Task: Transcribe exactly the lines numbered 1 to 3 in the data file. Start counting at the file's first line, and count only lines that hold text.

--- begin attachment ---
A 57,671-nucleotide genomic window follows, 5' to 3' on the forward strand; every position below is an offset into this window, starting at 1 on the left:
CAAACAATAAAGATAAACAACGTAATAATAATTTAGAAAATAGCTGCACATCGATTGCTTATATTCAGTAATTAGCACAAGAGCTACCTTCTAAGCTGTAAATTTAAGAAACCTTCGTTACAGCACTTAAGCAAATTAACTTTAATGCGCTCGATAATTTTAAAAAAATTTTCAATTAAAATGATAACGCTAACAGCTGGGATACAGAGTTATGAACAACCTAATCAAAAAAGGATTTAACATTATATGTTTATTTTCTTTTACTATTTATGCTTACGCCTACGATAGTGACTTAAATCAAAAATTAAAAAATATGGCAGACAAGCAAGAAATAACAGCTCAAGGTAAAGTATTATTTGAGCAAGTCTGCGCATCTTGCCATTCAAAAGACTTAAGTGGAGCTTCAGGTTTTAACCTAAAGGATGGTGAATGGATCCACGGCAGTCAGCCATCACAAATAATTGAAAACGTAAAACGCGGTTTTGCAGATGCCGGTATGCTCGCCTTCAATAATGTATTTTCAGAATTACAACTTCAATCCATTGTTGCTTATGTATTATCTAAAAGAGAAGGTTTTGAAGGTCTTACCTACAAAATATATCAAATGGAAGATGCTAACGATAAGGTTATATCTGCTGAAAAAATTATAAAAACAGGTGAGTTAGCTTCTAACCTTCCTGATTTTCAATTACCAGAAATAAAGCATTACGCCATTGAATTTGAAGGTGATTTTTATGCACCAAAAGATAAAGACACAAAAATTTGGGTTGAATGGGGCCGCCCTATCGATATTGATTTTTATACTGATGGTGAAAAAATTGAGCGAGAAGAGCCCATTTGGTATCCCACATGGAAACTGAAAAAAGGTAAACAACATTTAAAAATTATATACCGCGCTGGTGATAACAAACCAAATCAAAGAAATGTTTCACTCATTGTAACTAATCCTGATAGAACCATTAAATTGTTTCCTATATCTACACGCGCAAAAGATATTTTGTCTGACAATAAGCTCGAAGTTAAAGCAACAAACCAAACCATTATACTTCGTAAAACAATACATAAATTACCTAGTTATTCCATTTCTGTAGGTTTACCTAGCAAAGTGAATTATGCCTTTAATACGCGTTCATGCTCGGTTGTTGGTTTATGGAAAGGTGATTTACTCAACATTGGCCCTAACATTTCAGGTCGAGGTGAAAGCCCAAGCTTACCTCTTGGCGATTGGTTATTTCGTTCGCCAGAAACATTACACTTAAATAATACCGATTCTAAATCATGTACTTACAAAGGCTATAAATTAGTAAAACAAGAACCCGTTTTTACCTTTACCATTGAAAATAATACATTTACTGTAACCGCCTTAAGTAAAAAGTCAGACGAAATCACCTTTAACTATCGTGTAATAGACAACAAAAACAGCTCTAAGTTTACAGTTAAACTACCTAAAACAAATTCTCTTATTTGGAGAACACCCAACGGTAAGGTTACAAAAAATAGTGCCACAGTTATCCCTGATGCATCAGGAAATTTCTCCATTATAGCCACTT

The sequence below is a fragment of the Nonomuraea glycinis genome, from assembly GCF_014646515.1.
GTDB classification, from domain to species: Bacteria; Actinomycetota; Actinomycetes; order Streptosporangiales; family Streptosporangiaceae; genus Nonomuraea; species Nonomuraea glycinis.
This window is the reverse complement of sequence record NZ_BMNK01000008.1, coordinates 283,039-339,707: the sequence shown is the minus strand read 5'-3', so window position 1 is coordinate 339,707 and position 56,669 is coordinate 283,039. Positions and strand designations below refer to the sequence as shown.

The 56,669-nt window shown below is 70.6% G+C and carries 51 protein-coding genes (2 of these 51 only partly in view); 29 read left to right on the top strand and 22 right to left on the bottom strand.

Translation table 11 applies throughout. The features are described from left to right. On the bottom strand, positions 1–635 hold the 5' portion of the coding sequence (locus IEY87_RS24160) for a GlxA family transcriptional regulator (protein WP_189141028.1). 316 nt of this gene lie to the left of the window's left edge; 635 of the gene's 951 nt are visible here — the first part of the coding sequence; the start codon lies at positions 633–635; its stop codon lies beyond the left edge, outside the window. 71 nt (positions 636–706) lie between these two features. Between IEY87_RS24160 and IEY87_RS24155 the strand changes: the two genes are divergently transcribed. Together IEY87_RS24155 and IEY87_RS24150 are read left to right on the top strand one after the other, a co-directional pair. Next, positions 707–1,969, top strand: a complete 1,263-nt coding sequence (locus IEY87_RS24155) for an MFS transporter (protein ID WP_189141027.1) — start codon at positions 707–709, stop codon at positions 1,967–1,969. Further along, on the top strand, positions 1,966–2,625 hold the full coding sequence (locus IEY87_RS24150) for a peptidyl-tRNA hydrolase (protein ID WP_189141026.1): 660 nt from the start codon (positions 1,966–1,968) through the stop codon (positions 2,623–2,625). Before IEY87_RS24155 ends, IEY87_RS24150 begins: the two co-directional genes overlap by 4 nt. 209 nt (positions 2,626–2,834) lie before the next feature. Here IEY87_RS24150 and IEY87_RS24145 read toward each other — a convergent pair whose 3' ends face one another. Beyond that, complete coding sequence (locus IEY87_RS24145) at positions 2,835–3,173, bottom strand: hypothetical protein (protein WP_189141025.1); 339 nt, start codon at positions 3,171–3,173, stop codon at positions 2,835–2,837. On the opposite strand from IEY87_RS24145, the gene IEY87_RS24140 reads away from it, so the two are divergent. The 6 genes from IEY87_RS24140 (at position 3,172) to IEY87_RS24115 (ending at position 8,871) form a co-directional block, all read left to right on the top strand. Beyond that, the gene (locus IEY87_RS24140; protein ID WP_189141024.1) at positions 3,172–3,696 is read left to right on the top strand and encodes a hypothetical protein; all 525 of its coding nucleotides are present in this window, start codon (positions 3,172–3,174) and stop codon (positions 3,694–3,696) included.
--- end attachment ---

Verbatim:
A 57,671-nucleotide genomic window follows, 5' to 3' on the forward strand; every position below is an offset into this window, starting at 1 on the left:
CAAACAATAAAGATAAACAACGTAATAATAATTTAGAAAATAGCTGCACATCGATTGCTTATATTCAGTAATTAGCACAAGAGCTACCTTCTAAGCTGTAAATTTAAGAAACCTTCGTTACAGCACTTAAGCAAATTAACTTTAATGCGCTCGATAATTTTAAAAAAATTTTCAATTAAAATGATAACGCTAACAGCTGGGATACAGAGTTATGAACAACCTAATCAAAAAAGGATTTAACATTATATGTTTATTTTCTTTTACTATTTATGCTTACGCCTACGATAGTGACTTAAATCAAAAATTAAAAAATATGGCAGACAAGCAAGAAATAACAGCTCAAGGTAAAGTATTATTTGAGCAAGTCTGCGCATCTTGCCATTCAAAAGACTTAAGTGGAGCTTCAGGTTTTAACCTAAAGGATGGTGAATGGATCCACGGCAGTCAGCCATCACAAATAATTGAAAACGTAAAACGCGGTTTTGCAGATGCCGGTATGCTCGCCTTCAATAATGTATTTTCAGAATTACAACTTCAATCCATTGTTGCTTATGTATTATCTAAAAGAGAAGGTTTTGAAGGTCTTACCTACAAAATATATCAAATGGAAGATGCTAACGATAAGGTTATATCTGCTGAAAAAATTATAAAAACAGGTGAGTTAGCTTCTAACCTTCCTGATTTTCAATTACCAGAAATAAAGCATTACGCCATTGAATTTGAAGGTGATTTTTATGCACCAAAAGATAAAGACACAAAAATTTGGGTTGAATGGGGCCGCCCTATCGATATTGATTTTTATACTGATGGTGAAAAAATTGAGCGAGAAGAGCCCATTTGGTATCCCACATGGAAACTGAAAAAAGGTAAACAACATTTAAAAATTATATACCGCGCTGGTGATAACAAACCAAATCAAAGAAATGTTTCACTCATTGTAACTAATCCTGATAGAACCATTAAATTGTTTCCTATATCTACACGCGCAAAAGATATTTTGTCTGACAATAAGCTCGAAGTTAAAGCAACAAACCAAACCATTATACTTCGTAAAACAATACATAAATTACCTAGTTATTCCATTTCTGTAGGTTTACCTAGCAAAGTGAATTATGCCTTTAATACGCGTTCATGCTCGGTTGTTGGTTTATGGAAAGGTGATTTACTCAACATTGGCCCTAACATTTCAGGTCGAGGTGAAAGCCCAAGCTTACCTCTTGGCGATTGGTTATTTCGTTCGCCAGAAACATTACACTTAAATAATACCGATTCTAAATCATGTACTTACAAAGGCTATAAATTAGTAAAACAAGAACCCGTTTTTACCTTTACCATTGAAAATAATACATTTACTGTAACCGCCTTAAGTAAAAAGTCAGACGAAATCACCTTTAACTATCGTGTAATAGACAACAAAAACAGCTCTAAGTTTACAGTTAAACTACCTAAAACAAATTCTCTTATTTGGAGAACACCCAACGGTAAGGTTACAAAAAATAGTGCCACAGTTATCCCTGATGCATCAGGAAATTTCTCCATTATAGCCACTT

The sequence below is a fragment of the Nonomuraea glycinis genome, from assembly GCF_014646515.1.